Sexually Transmitted Diseases Increased to Record High: CDC

And with no signs of slowing

By William M Briggs Published on October 2, 2017

About 1 out of every 3 Americans, or roughly 34%, have an STD. This is according to the Centers for Disease Control’s new 2016 Sexually Transmitted Diseases Surveillance report.

“More than two million cases of chlamydia, gonorrhea and syphilis were reported in the United States in 2016, the highest number ever,” according to the report. The CDC announces this as a “record high.”

Chlamydia is up about 5% over 2015. Gonorrhea rates increased about 19%, early syphilis about 18%, and congenital syphilis was up nearly 28%.

The New York Times reports, “At any given time, there are an estimated 110 million sexually transmitted infections in the United States.” There were about 321 million people in the USA in 2015. Hence about 1 out of 3 had some sort of STD. This includes people of all ages, and all sexually transmitted infections, such as the human papillomavirus HPV, which the CDC says “is so common that nearly all sexually active people get it at some point in their lives”.

Jonathan Mermin is the director of CDC’s National Center for HIV/AIDS, Viral Hepatitis, STD, and TB Prevention. He said, “Increases in STDs are a clear warning of a growing threat. STDs are a persistent enemy, growing in number, and outpacing our ability to respond.”

Perhaps the most shocking statistics is the increase of newborns with syphilis. That number has risen from 461 in 2014 to 628 new cases in 2016.

Syphilis rates increased by nearly 18 percent overall from 2015 to 2016. The majority of these cases occur among men — especially gay, bisexual and other men who have sex with men (MSM) — however, there was a 36 percent increase in rates of syphilis among women, and a 28 percent increase in syphilis among newborns (congenital syphilis) during this period.


HIV and AIDS (the late stage of HIV) are tracked separately and not listed as STDs in the report. That’s because HIV can be transmitted by means other than sex. Other sexually associated diseases, such as anal cancer, are also not included in the report.

HIV rates are separately tracked by the CDC, however, and as of this writing only the 2015 numbers are available.

The number of new HIV (any stage) cases has been holding fairly steady, and is even down slightly from 2010. About 32,000 new cases among men, 7,420 new cases among women, and 120 new cases among children (of both sex) were reported in 2015. Some 27,600 of the cases among men, or 86%, were due to men who have sex with men (MSM). Among women, 87% of new cases were contracted heterosexually (MSW). Injection drug use for both sexes accounted for nearly all of the other remaining cases.


According to a study of sexual orientation by the CDC, about 1.8% of men report being “gay” and about 0.4% report being “bisexual,” which gives about 2.2% of MSM. Since about 49.1% of the United States population are males, there were in 2015 roughly 3.5 million MSM. This includes men of all ages, and is on the high side as an estimate of actual sexual activity.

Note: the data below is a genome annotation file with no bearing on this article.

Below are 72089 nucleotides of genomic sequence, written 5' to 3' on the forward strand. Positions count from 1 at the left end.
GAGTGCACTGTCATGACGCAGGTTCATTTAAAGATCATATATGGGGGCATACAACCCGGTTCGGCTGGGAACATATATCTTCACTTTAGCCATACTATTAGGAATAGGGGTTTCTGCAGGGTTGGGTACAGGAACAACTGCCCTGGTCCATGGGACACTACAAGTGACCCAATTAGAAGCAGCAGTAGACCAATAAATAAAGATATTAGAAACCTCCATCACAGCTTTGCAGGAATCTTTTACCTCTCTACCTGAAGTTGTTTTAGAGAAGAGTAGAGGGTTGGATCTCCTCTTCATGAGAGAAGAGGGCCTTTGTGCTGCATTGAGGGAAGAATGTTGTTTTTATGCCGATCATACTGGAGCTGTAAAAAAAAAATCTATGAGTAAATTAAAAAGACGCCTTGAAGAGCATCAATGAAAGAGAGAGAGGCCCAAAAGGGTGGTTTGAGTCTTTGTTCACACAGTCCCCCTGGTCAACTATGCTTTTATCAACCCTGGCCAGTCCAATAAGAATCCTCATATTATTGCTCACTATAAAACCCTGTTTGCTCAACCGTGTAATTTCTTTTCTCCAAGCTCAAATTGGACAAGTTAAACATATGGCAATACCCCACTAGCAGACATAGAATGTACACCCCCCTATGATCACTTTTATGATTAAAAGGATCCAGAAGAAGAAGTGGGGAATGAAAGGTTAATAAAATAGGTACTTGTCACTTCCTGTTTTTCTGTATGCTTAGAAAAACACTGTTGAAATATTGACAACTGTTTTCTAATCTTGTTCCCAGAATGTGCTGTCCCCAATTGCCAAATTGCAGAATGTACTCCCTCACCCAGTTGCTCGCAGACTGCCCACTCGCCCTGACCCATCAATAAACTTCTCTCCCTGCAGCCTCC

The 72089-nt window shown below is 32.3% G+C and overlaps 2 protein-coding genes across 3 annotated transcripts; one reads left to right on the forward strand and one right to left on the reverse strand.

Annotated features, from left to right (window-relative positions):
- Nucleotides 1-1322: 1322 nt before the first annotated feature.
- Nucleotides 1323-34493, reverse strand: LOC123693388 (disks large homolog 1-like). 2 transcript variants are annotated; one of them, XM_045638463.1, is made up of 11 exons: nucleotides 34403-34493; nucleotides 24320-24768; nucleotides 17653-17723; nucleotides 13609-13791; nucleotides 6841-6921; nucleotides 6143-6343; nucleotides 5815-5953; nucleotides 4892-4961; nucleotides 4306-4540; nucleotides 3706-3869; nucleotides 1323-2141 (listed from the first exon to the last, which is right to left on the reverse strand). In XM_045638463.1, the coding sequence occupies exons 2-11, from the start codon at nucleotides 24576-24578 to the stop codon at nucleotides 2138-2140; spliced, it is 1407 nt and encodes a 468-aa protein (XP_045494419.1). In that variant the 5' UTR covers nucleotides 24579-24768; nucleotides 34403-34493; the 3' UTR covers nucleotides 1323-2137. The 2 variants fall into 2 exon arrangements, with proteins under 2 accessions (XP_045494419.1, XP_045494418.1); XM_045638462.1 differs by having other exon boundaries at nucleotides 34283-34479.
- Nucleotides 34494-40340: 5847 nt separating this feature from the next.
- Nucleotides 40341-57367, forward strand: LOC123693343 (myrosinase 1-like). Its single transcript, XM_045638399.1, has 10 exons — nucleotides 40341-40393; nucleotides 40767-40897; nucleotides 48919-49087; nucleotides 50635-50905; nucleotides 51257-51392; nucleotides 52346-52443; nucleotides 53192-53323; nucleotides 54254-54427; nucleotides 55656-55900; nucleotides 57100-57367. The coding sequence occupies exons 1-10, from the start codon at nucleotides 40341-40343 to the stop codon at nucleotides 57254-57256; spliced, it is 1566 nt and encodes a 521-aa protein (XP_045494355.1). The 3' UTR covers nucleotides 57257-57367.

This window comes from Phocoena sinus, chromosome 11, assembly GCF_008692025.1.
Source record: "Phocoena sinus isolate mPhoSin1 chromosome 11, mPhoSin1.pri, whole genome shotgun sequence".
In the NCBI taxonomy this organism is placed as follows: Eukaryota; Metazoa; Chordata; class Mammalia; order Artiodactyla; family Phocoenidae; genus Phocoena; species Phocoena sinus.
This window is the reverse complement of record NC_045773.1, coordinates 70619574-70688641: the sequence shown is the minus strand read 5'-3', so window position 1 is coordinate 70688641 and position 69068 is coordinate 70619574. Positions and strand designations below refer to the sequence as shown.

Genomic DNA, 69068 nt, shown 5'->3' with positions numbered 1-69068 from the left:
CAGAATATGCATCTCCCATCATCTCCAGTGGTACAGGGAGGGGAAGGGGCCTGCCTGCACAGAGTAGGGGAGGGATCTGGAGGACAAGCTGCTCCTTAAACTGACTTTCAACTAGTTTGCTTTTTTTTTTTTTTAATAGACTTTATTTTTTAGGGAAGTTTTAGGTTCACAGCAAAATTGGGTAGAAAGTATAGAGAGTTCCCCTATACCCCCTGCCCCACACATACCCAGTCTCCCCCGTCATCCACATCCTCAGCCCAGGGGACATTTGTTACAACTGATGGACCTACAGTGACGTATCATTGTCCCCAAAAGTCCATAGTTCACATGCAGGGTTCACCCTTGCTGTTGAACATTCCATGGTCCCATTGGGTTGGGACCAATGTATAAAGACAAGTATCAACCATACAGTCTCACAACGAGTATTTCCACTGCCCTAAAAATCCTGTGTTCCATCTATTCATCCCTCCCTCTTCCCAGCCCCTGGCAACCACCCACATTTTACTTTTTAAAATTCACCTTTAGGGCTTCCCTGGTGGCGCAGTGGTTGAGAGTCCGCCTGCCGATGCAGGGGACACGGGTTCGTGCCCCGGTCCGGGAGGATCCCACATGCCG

The number of new cases of HIV was therefore around 1% of MSM.

There were in 2014 (the latest year available) about 722,000 total males living with HIV/AIDS, of which about 77% were associated with MSM. The rate of total HIV/AIDS infection among all MSM is thus about 17%. The actual rate among the sexually active will likely be higher since this calculation includes males of all ages.

Anal Cancer

According to the American Cancer Society, there will be about “8,200 new anal cancer cases in 2017.” Most of these cases will be among HIV-positive MSM. Such men are “are 100 times more likely to have anal cancer than HIV-negative men who exclusively have sex with women.”

By far the majority of anal cancers, among both men and women, are caused by inserting objects in the anus. This includes objects associated with sexual activity.

MSM versus MSW

The CDC emphasizes that “the incidence of many STDs in gay, bisexual, and other men who have sex with men (collectively referred to as MSM) — including primary and secondary (P&S) syphilis and antimicrobial-resistant gonorrhea — is greater than that reported in women and men who have sex with women only (MSW).”

They say “the relatively high incidence of STD infection among MSM may be related to multiple factors, including individual behaviors and sexual network characteristics” such as “number of lifetime or recent sex partners, rate of partner exchange, and frequency of condomless sex.”

The rates of STDs among MSM are much higher than for MSW. “MSM accounted for 80.6% of male [primary and secondary] syphilis cases.” Also, “Estimated gonorrhea incidence among MSM increased 151.0% across the study period from 1,368.6 cases per 100,000 MSM in 2010 to 3,434.7 cases per 100,000 MSM in 2015.” The rate of gonorrhea infection for MSM is well over 3,000 times higher than the rate of men who have sex with women. Higher rates are found for chlamydia, too.

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